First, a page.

Abstract 16832: A Protective Role for Toll like Receptor 4 in Pathogen-Mediated Atherosclerosis
Endogenous and exogenous ligands of microbial origin stimulate inflammation associated with atherosclerosis progression via the innate immune Toll like receptors (TLRs). The oral pathogen Porphyromonas gingivalis induces inflammatory oral bone destruction manifested as periodontal disease, a common chronic disease. P. gingivalis-mediated periodontal disease is now recognized as a risk factor for systemic inflammatory diseases including, diabetes, stroke, and atherosclerotic and cardiovascular diseases. We have previously demonstrated that TLR2 deficiency diminished P. gingivalis-mediated atherosclerosis in an ApoE-/-mouse model. In the current study we demonstrate that TLR4 plays a protective role in P. gingivalis induced atherosclerosis. ApoE-/- and Apoe-/-TLR4-/- mice on normal chow diet were orally challenged with P. gingivalis or saline 5 times / week for 3 weeks. Thirteen weeks after the last challenge, plaque and inflammatory cell accumulation was analyzed in aortic tissue. Plaque area (%) and accumulation of macrophages, CD8+ T cells, and IL-17+ cells in aortic plaque were significantly greater in P. gingivalis-infected ApoE-/-TLR4 -/- compared to ApoE-/- mice. TLR4 deficiency was associated with a skewing of the adaptive response to P. gingivalis from a Th1 to a Th17 response with a dysregulation in the production of proinflammatory and immunoregulatory cytokines associated with CD8+ T cell responses. MRA imaging revealed greater luminal narrowing in innominate artery of P. gingivalis-infected ApoE-/- TLR4-/- compared to ApoE-/- mice. Our results are in contrast to studies demonstrating decreased atherosclerosis in ApoE-/-TLR4-/- mice fed a high fat diet. These results support the emerging view that oral bacteria contribute to chronic inflammation at sites distant from infection and establish microbial specific TLR4 signaling as a critical determinant of chronic inflammation associated with atherosclerosis progression.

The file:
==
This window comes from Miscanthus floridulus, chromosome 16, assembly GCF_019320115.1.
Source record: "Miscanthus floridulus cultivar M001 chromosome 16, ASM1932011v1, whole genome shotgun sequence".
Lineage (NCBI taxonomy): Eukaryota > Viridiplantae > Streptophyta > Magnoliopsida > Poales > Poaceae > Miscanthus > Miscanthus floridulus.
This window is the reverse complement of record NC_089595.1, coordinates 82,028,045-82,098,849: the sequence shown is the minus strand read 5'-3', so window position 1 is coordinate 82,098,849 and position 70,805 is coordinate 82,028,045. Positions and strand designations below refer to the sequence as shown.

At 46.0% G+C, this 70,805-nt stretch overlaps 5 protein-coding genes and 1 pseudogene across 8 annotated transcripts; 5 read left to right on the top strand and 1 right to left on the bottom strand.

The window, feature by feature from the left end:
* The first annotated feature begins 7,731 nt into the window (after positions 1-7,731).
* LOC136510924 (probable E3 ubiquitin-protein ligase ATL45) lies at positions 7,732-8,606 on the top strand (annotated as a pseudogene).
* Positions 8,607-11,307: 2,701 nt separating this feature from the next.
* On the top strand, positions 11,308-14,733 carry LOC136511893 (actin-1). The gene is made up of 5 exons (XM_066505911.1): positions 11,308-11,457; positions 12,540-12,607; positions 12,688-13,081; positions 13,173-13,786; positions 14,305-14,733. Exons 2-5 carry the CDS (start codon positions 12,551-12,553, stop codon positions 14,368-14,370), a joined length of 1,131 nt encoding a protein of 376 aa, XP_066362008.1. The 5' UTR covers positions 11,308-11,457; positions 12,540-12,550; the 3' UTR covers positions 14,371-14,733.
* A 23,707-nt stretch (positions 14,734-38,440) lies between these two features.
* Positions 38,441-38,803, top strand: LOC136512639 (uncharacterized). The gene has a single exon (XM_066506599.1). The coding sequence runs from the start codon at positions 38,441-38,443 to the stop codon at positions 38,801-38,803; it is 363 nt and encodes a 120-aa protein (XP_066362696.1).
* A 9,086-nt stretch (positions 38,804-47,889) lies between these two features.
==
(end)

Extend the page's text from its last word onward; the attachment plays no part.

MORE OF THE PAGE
- © 2011 by American Heart Association, Inc.